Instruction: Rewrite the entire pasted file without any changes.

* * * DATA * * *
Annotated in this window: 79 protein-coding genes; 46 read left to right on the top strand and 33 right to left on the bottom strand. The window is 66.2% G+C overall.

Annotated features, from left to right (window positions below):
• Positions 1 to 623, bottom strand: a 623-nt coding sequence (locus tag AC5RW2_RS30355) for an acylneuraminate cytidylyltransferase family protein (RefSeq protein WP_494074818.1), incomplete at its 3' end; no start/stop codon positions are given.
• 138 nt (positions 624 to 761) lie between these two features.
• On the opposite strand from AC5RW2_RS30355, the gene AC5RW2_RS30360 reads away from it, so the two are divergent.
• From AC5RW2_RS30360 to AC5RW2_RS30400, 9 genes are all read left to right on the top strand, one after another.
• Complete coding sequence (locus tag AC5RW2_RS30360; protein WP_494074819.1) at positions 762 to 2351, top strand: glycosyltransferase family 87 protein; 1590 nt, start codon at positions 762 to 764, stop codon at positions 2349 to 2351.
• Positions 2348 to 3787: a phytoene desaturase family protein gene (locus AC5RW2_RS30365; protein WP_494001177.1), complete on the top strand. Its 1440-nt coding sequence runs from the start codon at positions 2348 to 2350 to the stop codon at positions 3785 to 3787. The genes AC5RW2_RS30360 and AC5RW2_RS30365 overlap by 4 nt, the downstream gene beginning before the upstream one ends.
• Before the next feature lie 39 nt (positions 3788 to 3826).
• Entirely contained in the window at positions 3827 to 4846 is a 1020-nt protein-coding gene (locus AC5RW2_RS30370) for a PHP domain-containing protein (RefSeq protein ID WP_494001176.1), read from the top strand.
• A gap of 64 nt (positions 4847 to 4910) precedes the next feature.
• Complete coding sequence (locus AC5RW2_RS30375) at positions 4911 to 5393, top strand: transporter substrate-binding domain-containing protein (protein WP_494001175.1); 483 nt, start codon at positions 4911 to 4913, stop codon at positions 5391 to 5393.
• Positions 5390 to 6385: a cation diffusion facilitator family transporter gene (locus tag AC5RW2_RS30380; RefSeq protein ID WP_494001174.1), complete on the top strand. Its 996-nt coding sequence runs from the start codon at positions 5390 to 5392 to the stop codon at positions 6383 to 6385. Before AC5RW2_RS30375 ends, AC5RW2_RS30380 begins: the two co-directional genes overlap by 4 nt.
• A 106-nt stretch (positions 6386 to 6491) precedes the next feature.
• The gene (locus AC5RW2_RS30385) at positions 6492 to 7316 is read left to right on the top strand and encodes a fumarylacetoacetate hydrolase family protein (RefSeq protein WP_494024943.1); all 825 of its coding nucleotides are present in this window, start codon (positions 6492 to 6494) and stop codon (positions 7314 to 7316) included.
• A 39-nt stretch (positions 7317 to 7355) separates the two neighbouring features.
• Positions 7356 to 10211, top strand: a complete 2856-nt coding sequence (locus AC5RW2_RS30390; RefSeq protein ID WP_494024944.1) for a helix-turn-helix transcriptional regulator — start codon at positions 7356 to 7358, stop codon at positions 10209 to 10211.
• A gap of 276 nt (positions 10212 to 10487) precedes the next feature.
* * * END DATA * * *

Annotated in this window: 79 protein-coding genes; 46 read left to right on the top strand and 33 right to left on the bottom strand. The window is 66.2% G+C overall.

Annotated features, from left to right (window positions below):
• Positions 1 to 623, bottom strand: a 623-nt coding sequence (locus tag AC5RW2_RS30355) for an acylneuraminate cytidylyltransferase family protein (RefSeq protein WP_494074818.1), incomplete at its 3' end; no start/stop codon positions are given.
• 138 nt (positions 624 to 761) lie between these two features.
• On the opposite strand from AC5RW2_RS30355, the gene AC5RW2_RS30360 reads away from it, so the two are divergent.
• From AC5RW2_RS30360 to AC5RW2_RS30400, 9 genes are all read left to right on the top strand, one after another.
• Complete coding sequence (locus tag AC5RW2_RS30360; protein WP_494074819.1) at positions 762 to 2351, top strand: glycosyltransferase family 87 protein; 1590 nt, start codon at positions 762 to 764, stop codon at positions 2349 to 2351.
• Positions 2348 to 3787: a phytoene desaturase family protein gene (locus AC5RW2_RS30365; protein WP_494001177.1), complete on the top strand. Its 1440-nt coding sequence runs from the start codon at positions 2348 to 2350 to the stop codon at positions 3785 to 3787. The genes AC5RW2_RS30360 and AC5RW2_RS30365 overlap by 4 nt, the downstream gene beginning before the upstream one ends.
• Before the next feature lie 39 nt (positions 3788 to 3826).
• Entirely contained in the window at positions 3827 to 4846 is a 1020-nt protein-coding gene (locus AC5RW2_RS30370) for a PHP domain-containing protein (RefSeq protein ID WP_494001176.1), read from the top strand.
• A gap of 64 nt (positions 4847 to 4910) precedes the next feature.
• Complete coding sequence (locus AC5RW2_RS30375) at positions 4911 to 5393, top strand: transporter substrate-binding domain-containing protein (protein WP_494001175.1); 483 nt, start codon at positions 4911 to 4913, stop codon at positions 5391 to 5393.
• Positions 5390 to 6385: a cation diffusion facilitator family transporter gene (locus tag AC5RW2_RS30380; RefSeq protein ID WP_494001174.1), complete on the top strand. Its 996-nt coding sequence runs from the start codon at positions 5390 to 5392 to the stop codon at positions 6383 to 6385. Before AC5RW2_RS30375 ends, AC5RW2_RS30380 begins: the two co-directional genes overlap by 4 nt.
• A 106-nt stretch (positions 6386 to 6491) precedes the next feature.
• The gene (locus AC5RW2_RS30385) at positions 6492 to 7316 is read left to right on the top strand and encodes a fumarylacetoacetate hydrolase family protein (RefSeq protein WP_494024943.1); all 825 of its coding nucleotides are present in this window, start codon (positions 6492 to 6494) and stop codon (positions 7314 to 7316) included.
• A 39-nt stretch (positions 7317 to 7355) separates the two neighbouring features.
• Positions 7356 to 10211, top strand: a complete 2856-nt coding sequence (locus AC5RW2_RS30390; RefSeq protein ID WP_494024944.1) for a helix-turn-helix transcriptional regulator — start codon at positions 7356 to 7358, stop codon at positions 10209 to 10211.
• A gap of 276 nt (positions 10212 to 10487) precedes the next feature.